A hard link is file system entry that associates a name with another file on a file system.

learn more… | top users | synonyms (1)

5
votes
1answer
452 views

How to replace a symbolic link with an equivalent hard link?

Having a (single, no batch filesystem processing needed) symlink, what a command line to use to turn it into a hard link to the same file?
12
votes
1answer
2k views

How to find all the links to a directory

When I stat a directory I get a listing that tell me there are 5 links to the directory. stat dir My question is how do I get information (names and locations) to all these 5 links?
0
votes
0answers
112 views

Purpose of hard link and soft link [duplicate]

Possible Duplicate: What is the difference between symbolic and hard links? I've read quite a few articles regarding hard links and soft links, but I still dont understand the purpose of ...
2
votes
0answers
99 views

Hard links vs. Soft links: When would you want to use one over the other? [duplicate]

Possible Duplicate: What is the difference between symbolic and hard links? Today, my teacher talked about the differences between 'hard links' and 'soft links', but she never really ...
41
votes
2answers
2k views

Why is '.' a hard link in Unix?

I've seen many explanations for why the link count for an empty directory in Unix based OSes is 2 instead of 1. They all say that it's because of the '.' directory, which every directory has pointing ...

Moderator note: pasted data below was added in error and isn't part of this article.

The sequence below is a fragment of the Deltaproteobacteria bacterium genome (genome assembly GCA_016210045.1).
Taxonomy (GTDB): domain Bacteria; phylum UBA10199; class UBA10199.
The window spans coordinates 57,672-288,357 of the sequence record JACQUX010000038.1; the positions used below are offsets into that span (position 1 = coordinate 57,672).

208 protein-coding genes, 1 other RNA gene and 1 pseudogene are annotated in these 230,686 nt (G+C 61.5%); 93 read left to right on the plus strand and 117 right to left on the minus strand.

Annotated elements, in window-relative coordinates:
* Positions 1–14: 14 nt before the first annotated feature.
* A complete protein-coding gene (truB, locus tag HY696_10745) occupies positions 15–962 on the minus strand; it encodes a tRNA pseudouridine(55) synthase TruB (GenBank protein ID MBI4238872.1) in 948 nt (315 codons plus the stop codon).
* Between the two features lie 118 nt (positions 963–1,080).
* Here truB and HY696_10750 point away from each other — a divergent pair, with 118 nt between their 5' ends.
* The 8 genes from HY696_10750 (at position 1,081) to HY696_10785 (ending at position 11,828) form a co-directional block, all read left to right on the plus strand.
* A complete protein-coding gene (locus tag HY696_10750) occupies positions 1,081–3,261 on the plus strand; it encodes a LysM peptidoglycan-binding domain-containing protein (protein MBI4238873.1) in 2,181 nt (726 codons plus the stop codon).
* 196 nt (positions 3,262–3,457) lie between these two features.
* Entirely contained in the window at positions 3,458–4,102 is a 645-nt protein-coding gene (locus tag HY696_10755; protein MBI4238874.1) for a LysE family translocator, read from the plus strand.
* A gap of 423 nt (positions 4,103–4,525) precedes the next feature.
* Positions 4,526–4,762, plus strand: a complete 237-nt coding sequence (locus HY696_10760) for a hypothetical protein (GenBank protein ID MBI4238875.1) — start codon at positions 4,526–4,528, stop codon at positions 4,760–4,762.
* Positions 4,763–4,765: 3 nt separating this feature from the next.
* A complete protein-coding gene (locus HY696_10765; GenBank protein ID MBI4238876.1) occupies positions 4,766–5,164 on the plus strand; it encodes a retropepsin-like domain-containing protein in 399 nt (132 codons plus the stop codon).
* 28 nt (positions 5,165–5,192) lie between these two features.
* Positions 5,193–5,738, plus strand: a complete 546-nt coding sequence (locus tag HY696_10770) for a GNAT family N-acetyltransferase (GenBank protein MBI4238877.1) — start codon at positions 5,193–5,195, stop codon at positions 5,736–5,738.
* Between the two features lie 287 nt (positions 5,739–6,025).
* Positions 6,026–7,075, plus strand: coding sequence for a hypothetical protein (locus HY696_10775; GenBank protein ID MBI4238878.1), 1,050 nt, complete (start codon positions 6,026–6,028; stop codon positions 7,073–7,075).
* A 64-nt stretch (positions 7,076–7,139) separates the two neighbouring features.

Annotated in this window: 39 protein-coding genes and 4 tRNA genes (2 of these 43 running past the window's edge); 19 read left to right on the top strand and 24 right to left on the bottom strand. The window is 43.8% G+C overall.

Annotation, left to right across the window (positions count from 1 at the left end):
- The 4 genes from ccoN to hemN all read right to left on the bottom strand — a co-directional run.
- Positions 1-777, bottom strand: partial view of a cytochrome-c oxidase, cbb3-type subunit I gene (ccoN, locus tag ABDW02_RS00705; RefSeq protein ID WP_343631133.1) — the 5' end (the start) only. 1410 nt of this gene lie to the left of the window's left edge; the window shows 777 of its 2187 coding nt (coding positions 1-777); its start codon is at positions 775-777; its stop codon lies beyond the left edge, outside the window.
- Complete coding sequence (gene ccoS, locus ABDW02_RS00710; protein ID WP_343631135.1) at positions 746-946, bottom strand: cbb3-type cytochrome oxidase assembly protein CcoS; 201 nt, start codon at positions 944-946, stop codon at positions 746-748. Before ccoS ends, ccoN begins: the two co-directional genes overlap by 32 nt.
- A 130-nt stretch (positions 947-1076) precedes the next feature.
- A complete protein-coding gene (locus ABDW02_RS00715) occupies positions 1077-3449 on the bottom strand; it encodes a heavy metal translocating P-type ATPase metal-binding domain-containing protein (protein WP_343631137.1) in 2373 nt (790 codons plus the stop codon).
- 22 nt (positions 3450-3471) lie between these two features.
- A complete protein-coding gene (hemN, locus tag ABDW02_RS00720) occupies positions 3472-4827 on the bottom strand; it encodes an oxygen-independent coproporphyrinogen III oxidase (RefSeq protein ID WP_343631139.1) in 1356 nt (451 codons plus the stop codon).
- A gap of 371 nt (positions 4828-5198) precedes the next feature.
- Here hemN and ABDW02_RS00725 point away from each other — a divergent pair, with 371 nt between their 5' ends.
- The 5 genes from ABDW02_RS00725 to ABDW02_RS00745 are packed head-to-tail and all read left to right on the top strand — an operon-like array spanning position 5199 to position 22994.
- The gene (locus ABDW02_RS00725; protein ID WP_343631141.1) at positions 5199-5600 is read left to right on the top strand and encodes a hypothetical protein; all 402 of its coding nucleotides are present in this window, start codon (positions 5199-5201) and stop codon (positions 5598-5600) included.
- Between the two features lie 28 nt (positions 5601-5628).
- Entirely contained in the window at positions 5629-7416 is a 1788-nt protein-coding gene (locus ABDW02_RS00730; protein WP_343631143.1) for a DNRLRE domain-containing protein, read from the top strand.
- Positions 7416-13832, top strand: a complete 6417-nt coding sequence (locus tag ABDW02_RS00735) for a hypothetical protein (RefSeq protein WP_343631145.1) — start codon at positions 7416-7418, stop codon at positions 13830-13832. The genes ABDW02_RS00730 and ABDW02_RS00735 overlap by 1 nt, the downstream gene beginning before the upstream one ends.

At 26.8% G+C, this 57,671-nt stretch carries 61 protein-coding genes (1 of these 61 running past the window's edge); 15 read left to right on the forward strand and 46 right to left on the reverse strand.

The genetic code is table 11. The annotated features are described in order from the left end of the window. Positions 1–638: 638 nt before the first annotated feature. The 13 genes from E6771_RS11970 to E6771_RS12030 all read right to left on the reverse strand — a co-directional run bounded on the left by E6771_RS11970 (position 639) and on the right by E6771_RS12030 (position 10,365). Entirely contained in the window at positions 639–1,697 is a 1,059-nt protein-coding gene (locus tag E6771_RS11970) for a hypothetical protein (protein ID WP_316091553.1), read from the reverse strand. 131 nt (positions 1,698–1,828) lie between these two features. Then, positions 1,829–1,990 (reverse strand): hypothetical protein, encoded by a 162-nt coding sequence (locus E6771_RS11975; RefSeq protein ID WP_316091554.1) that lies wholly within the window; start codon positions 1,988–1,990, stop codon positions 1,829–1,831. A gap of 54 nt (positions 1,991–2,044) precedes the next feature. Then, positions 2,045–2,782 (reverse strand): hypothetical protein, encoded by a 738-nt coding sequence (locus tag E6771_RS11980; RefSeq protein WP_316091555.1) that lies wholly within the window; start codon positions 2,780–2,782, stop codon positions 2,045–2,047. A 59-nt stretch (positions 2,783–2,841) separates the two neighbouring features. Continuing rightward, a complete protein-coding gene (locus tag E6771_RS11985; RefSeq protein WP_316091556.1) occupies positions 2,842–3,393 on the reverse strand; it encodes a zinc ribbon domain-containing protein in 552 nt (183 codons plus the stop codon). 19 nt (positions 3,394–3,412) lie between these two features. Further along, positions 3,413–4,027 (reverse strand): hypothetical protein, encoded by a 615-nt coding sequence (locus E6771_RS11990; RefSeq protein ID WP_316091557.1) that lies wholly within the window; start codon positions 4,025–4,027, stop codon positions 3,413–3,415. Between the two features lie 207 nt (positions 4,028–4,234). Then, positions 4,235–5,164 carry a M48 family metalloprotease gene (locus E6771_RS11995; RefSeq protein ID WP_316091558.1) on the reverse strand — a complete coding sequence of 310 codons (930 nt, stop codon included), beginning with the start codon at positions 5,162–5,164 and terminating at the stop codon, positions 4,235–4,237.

90
votes
7answers
31k views

Why are hard links to directories not allowed in UNIX/Linux?

I read in text books that Unix/Linux doesn't allow hard links to directories but does allow soft links. Is it because, when we have cycles and if we create hard links, and after some time we delete ...
44
votes
5answers
9k views

Why do hard links exist?

I know what hard links are, but why would I use them? What is the utility of a hard link?
1
vote
1answer
2k views

Backing up hard links (rsync)?

My question begins with: Do I actually have hard links on my disk at all (except for "." and ".." of course)? I'm not sure how I would find that out? If no, the question is already answered. If yes, ...
38
votes
9answers
23k views

What is the difference between symbolic and hard links?

When would you use one over the other?
18
votes
3answers
3k views

Is there a limit of hardlinks for one file?

Is there a limit of number of hardlinks for one file? Is it specified anywhere? What are safe limits for Linux? And what for other POSIX systems?
8
votes
5answers
6k views

Can I determine the number of sub-directories in a directory using `ls -l`?

When displaying directories using ls -l, their number of links (the second field in the output) is at least two: one for the dir name and one for . $ mkdir foo $ ls -l total 2 drwxr-xr-x 2 user ...
9
votes
4answers
703 views

filesystem for archiving

I have some complex read-only data in my file system. It contains thousands of snapshots of certain revisions of a svn repository, and the output of regression tests. Identical files between snapshots ...
3
votes
2answers
1k views

Keep tracking of symbolic links?

I use symbolic links quite often, but after moving the original file, I lose track of the symbolic link. I also use symbolic links for keeping track of some files in the same directory, but again, I ...
4
votes
4answers
502 views

Symbolic link and hard link questions

Let's say /A/B/c.sh is symbolic linked to /X/Y/c.sh. If c.sh has the command "./SOMETHING", '.' means /A/B/ or /X/Y/? How about the hard link?